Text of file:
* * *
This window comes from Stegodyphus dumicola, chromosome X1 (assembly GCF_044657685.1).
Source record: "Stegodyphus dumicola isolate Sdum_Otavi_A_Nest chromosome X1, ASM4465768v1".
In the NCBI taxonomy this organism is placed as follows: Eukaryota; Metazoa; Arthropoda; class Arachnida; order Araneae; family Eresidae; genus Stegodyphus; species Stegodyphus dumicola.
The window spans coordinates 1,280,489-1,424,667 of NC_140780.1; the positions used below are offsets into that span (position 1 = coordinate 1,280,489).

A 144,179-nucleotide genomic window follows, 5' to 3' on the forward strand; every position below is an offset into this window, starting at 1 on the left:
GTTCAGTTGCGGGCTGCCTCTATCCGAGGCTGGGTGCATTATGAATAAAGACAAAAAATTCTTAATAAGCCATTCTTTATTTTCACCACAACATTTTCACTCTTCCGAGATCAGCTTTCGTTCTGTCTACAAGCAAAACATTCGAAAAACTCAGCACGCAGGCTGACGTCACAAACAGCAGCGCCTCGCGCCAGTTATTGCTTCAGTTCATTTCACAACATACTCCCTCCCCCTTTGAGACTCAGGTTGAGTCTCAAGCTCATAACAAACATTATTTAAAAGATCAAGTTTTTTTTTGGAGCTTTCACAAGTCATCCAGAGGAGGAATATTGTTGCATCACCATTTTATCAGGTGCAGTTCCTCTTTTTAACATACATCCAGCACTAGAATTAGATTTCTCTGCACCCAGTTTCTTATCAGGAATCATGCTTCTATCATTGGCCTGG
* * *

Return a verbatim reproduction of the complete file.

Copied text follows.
This window comes from Stegodyphus dumicola, chromosome X1 (assembly GCF_044657685.1).
Source record: "Stegodyphus dumicola isolate Sdum_Otavi_A_Nest chromosome X1, ASM4465768v1".
In the NCBI taxonomy this organism is placed as follows: Eukaryota; Metazoa; Arthropoda; class Arachnida; order Araneae; family Eresidae; genus Stegodyphus; species Stegodyphus dumicola.
The window spans coordinates 1,280,489-1,424,667 of NC_140780.1; the positions used below are offsets into that span (position 1 = coordinate 1,280,489).

A 144,179-nucleotide genomic window follows, 5' to 3' on the forward strand; every position below is an offset into this window, starting at 1 on the left:
GTTCAGTTGCGGGCTGCCTCTATCCGAGGCTGGGTGCATTATGAATAAAGACAAAAAATTCTTAATAAGCCATTCTTTATTTTCACCACAACATTTTCACTCTTCCGAGATCAGCTTTCGTTCTGTCTACAAGCAAAACATTCGAAAAACTCAGCACGCAGGCTGACGTCACAAACAGCAGCGCCTCGCGCCAGTTATTGCTTCAGTTCATTTCACAACATACTCCCTCCCCCTTTGAGACTCAGGTTGAGTCTCAAGCTCATAACAAACATTATTTAAAAGATCAAGTTTTTTTTTGGAGCTTTCACAAGTCATCCAGAGGAGGAATATTGTTGCATCACCATTTTATCAGGTGCAGTTCCTCTTTTTAACATACATCCAGCACTAGAATTAGATTTCTCTGCACCCAGTTTCTTATCAGGAATCATGCTTCTATCATTGGCCTGG